Whether you’ve been planning Thanksgiving for months or haven’t started yet, whether you’re hosting or traveling to see family, we know this is a busy time of year and everyone could use a little bit taken off their plate. This week, we’ve gathered some ideas to involve children in the preparations and the celebrations this year – plus ways to honor Native people in your family traditions.
If you’re headed out of town this year, be sure to look back on our posts about traveling with young children and keeping your family healthy during cold and flu season.
Involve Children in the Planning and Preparations
Before the big day, talk to your children – ask them if there’s something special they’d like to see on the table. Let them pick a side or dessert then involve them in the cooking process – children can easily mix ingredients, scrub potatoes, dry lettuce in a salad spinner, or pull leaves off herbs. Older children can chop vegetables or put together a festive turkey crudité platter. If you’d rather keep them out of the kitchen, ask children to make place cards or a fun centerpiece, like one of these Thanksgiving table decorations. You can also give children simple social tasks for the day, like greeting guests when they arrive or taking coats.
Create a Fun Children’s Table
If you’ll have several children at the celebration, consider making a fun kid’s table where they can enjoy themselves. Decorate it with festive plates, napkins, and holiday crackers (we love Meri Meri’s selection) or have your children craft table decorations ahead of time. One simple way to keep children entertained is to use kraft paper or long sheets of plain white paper to line the tables; leave an assortment of markers, colored pencils, or crayons on the table and let their imaginations run wild! You could also set the craft paper up for simple games, like tic tac toe. Leave some holiday stickers out too – we love this autumn pack and these glitter turkey stickers. Put bottles of Martinelli’s sparkling apple cider out for children or serve festive fresh juice children’s mocktails. Whatever you choose to do, don’t forget to include little cards for children old enough to write what they are thankful for on or simply ask everyone to think about their responses. At some point during dinner, have everyone – adults and children alike – share their answers.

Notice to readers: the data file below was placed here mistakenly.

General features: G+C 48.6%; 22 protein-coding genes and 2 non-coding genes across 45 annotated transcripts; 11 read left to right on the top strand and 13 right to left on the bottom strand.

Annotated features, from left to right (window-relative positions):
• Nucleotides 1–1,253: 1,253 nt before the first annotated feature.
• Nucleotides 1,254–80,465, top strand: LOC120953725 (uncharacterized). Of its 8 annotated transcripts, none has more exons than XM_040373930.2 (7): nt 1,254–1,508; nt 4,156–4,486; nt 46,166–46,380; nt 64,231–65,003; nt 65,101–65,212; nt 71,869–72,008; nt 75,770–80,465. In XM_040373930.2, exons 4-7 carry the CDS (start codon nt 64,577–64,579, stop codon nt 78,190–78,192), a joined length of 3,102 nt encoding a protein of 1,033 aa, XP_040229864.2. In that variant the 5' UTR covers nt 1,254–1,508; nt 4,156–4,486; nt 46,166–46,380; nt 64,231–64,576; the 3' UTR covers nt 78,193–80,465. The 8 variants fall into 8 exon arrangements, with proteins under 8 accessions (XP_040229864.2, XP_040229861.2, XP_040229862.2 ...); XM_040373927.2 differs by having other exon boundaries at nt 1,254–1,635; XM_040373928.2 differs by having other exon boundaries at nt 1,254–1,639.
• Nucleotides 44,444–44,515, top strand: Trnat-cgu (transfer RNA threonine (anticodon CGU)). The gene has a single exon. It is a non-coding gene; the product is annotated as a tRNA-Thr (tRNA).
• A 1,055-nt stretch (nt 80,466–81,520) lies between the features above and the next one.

Make an After Dinner Plan
Every family’s routine is different. Will your family clean up together after the big meal? Will you play games (click here for a list of fun Thanksgiving activities if you forgot the board games)? Watch a movie? Manage expectations to avoid meltdowns after an exciting day – explain to children ahead of time they will be expected to help clear the table then your family will play games for one hour before bed. As always, for a better night’s sleep, try to keep children’s nighttime routine as similar to normal as possible, even if the timing is a little later or you’re out of town visiting family.
Kid-Friendly Thanksgiving Recipes
- Thanksgiving Snack Board for Kids: Try this healthy and fun snack board to keep children happy in the hours leading up to the main meal.
- No Bake Pumpkin Pie: This recipe, while decidedly not gourmet, will please little ones – and is easy enough for children to complete almost entirely without adult help.
- Roast Turkey Breast: An easy way to cook turkey for picky children who prefer white meat.
- Crinkle Carrot Fries: For a more casual affair, try this delicious and healthy side dish for children and adults.
- Chocolate Peanut Butter Acorns: Older children can help roll these adorable acorns into shape – and guests of all ages will love to eat them!
- Mason Jar Whipped Cream: Give little ones something fun and useful to do between dinner and pie!
Children & The History of Thanksgiving
The conversations around Thanksgiving have changed a lot since many of us were children. It’s important to have difficult conversations with children about the history of the holiday, as well as emphasize the aspects we all love about it, such as time together as a family and expressing gratitude. If you’d like to go further than just sharing the history with your children, we’ve put together some ideas to help you and your family celebrate Thanksgiving respectfully while honoring Native American culture.